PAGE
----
Intro to HTTP

The Apache Web Server is the most popular web server on the Internet today[24]. The service name for apache is httpd, and the package for Apache is called: httpd-{ver}.{arch}.rpm.

Installing HTTP

Apache can be installed by individual packages, or the entire web-server package group can be installed by running the command `yum groupinstall web-server`. Note that installing the group will contain several packages including the Apache Manual which is then locally accessible at 'http://localhost/manual'. To install the (individual) package for secure HTTP, install the mod_ssl package with the command `yum install mod_ssl`.

HTTP Configuration

The table below lists the critical files and their locations for the Apache web server.

Table 9.1. Apache Web Server Critical File Locations

File Description[a]
'/etc/httpd' Location of main configuration files. Also called the ServerRoot.
'/etc/httpd/conf/httpd.conf' Main configuration file[b]
'/etc/httpd/conf.d' Module configuraion "dump" directory.
'/etc/sysconfig/httpd' This file can be used to set additional environment variables for the httpd process, or pass additional options to the httpd executable.
'/var/www/html' Default Document Root (DocRoot). The typical location for pages that are served as requested.
'/var/log/httpd' Log files

[a] Note that these locations can be changed from the defaults by altering the main configuration file.

[b] The default installation of this file is well commented and worthy of close study. Make a copy of the initial installation of this file with the command `cat /etc/httpd/conf/httpd.conf > /etc/httpd/conf/httpd.conf.init`.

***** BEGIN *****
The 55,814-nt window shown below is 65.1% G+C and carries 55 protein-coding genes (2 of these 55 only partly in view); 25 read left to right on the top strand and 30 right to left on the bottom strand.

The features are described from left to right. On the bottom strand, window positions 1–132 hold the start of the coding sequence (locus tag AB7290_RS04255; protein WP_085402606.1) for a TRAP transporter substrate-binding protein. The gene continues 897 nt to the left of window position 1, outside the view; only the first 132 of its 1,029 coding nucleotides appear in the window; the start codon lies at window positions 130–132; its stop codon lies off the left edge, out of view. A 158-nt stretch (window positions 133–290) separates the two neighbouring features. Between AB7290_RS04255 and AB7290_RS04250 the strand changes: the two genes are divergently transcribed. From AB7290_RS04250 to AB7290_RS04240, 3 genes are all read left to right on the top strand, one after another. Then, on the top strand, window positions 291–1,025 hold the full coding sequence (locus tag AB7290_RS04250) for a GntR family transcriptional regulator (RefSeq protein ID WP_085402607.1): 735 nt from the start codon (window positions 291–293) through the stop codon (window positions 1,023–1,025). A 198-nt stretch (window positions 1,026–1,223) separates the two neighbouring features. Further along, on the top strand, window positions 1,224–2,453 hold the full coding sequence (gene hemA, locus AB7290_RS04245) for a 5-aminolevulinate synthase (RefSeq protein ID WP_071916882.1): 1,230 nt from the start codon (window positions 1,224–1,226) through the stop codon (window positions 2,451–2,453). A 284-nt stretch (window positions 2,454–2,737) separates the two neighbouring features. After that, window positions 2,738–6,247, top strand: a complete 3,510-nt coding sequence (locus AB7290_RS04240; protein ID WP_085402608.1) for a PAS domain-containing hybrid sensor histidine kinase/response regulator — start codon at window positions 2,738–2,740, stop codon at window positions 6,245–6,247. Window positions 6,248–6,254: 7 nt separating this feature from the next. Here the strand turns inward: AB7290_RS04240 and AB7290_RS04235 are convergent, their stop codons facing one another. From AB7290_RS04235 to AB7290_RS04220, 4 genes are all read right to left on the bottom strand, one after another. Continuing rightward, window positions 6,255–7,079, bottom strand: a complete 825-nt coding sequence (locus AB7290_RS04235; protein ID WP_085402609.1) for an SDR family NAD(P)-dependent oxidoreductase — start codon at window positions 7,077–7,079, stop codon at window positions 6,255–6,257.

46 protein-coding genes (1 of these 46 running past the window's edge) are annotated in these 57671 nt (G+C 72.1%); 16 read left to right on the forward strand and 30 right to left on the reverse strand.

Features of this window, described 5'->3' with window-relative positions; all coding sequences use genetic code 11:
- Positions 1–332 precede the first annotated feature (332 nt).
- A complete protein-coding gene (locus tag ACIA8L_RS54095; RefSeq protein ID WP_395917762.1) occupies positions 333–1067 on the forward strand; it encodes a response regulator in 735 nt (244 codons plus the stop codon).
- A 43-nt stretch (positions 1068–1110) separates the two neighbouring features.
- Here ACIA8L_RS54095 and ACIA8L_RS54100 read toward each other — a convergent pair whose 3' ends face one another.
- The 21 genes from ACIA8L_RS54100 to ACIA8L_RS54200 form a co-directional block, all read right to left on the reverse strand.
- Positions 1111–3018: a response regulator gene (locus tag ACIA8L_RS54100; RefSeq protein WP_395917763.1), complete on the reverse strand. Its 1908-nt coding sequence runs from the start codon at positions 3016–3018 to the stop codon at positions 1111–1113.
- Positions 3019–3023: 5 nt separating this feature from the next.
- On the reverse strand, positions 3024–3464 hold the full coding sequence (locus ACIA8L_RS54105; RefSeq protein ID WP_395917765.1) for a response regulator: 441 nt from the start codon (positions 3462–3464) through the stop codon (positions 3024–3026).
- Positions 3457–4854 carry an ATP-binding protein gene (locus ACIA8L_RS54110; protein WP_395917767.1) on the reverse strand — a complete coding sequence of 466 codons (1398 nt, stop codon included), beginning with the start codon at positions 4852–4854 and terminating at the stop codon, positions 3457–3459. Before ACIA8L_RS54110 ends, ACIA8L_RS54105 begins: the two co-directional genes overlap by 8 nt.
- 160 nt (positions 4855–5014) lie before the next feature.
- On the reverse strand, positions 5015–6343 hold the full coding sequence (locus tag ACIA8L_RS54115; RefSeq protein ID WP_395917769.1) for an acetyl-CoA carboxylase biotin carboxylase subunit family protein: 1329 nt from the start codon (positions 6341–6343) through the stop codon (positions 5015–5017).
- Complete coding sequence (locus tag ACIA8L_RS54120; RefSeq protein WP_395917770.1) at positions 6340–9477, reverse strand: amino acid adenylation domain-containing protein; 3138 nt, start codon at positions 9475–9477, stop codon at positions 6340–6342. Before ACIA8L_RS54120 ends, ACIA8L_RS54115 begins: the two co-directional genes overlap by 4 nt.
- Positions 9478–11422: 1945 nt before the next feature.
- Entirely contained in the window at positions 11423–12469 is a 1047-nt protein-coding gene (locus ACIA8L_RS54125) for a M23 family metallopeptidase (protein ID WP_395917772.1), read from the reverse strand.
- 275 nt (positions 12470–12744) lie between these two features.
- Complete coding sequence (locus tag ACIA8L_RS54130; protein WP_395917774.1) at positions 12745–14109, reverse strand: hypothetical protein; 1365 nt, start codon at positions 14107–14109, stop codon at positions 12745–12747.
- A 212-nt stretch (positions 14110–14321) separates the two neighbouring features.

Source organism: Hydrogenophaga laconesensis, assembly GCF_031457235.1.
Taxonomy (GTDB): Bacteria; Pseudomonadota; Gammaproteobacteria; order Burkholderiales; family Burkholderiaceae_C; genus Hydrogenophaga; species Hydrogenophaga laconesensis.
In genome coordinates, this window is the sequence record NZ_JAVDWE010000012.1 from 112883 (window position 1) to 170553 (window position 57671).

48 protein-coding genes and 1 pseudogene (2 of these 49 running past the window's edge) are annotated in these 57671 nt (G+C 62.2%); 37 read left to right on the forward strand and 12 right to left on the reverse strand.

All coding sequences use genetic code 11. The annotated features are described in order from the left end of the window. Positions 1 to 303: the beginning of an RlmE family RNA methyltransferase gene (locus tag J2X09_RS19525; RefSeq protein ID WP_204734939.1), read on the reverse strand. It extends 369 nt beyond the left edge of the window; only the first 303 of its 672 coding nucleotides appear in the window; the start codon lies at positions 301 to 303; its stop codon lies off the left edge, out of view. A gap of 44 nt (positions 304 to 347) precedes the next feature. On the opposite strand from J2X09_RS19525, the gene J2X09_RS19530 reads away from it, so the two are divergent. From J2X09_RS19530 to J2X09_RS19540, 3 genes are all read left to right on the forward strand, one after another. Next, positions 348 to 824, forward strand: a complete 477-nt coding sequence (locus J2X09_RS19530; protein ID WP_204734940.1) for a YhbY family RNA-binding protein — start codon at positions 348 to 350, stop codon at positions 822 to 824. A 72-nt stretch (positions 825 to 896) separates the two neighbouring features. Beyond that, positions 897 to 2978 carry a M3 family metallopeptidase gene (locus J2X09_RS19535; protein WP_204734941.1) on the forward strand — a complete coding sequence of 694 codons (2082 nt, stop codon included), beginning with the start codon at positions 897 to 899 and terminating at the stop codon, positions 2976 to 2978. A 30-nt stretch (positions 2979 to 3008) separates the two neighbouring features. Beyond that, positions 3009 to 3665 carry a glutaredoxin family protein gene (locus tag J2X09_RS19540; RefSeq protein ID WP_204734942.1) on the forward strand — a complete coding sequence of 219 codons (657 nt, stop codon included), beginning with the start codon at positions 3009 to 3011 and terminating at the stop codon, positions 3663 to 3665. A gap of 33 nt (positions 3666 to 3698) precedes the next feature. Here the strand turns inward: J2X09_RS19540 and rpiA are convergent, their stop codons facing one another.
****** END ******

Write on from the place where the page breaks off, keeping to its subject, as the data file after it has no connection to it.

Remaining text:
Note that the default httpd.conf file is distinctly divided into three sections, which are listed and described below.

  1. Section #1 contains directives that apply to the running of the Apache server itself.
  2. Section #2 contains directives that apply to the default or main web server.
  3. Section #3 makes possible the configuration of additional virtual hosts that can be served by Apache in addition to the main web site.

Apache virtual hosts come in two forms, outlined below.

Table 9.2. Apache Virtual Host Types

Type Description
Standard Virtual Hosts Exist on hosts that have been assigned multiple IP addresses. They are configured by IP address. Queries for each separate IP address are served pages from a particular virtual host.
Name Virtual Hosts Exist on hosts with multiple names aliased to one IP address. This requires either an entry in the DNS server that will resolve properly, or consistent entries across hosts in '/etc/hosts'. Queries for each separate name (regardless of IP address) are served as different virtual hosts.

The image below shows a typical name virtual host configuration stanza.

Figure 9.1. Apache Virtual Host Configuration

Apache Virtual Host Configuration

With th default configuration, a /var/www/html/index.html page will be served as the home page if it is present. Additionally, the https:// protocol can be utilized if it is configured by installing mod_ssl and configuring /etc/httpd/conf.d/ssl.conf. The secure https protocol will require a certificate of some type, either from a signing authority or self-signed.

Apache Access Control Directives

The format of access control directives in Apache configuration files can be confusing. Listed below is an example of this format.

    <Directory /var/www/>
        Order Deny,Allow
        Deny from all
        Allow from dev.example.com
    </Directory>

This format works by way of three-pass access control with the following order of priority.

  1. Parse all statements of type specified first.
  2. Parse all statements of type specified second. Matches overrides matches of previous type.
  3. Process requests which matched nothing.

In Order statements, whichever directive comes last is the default in case of no match. The listing below shows examples of Apache configuration directives that address host based security.

    Deny from example.com
    Allow from 192.168.0.15
    Deny from 192.168.0.0/255.255.255.0
    Deny from 192.168.1.0/24

Access Control with .htaccess Files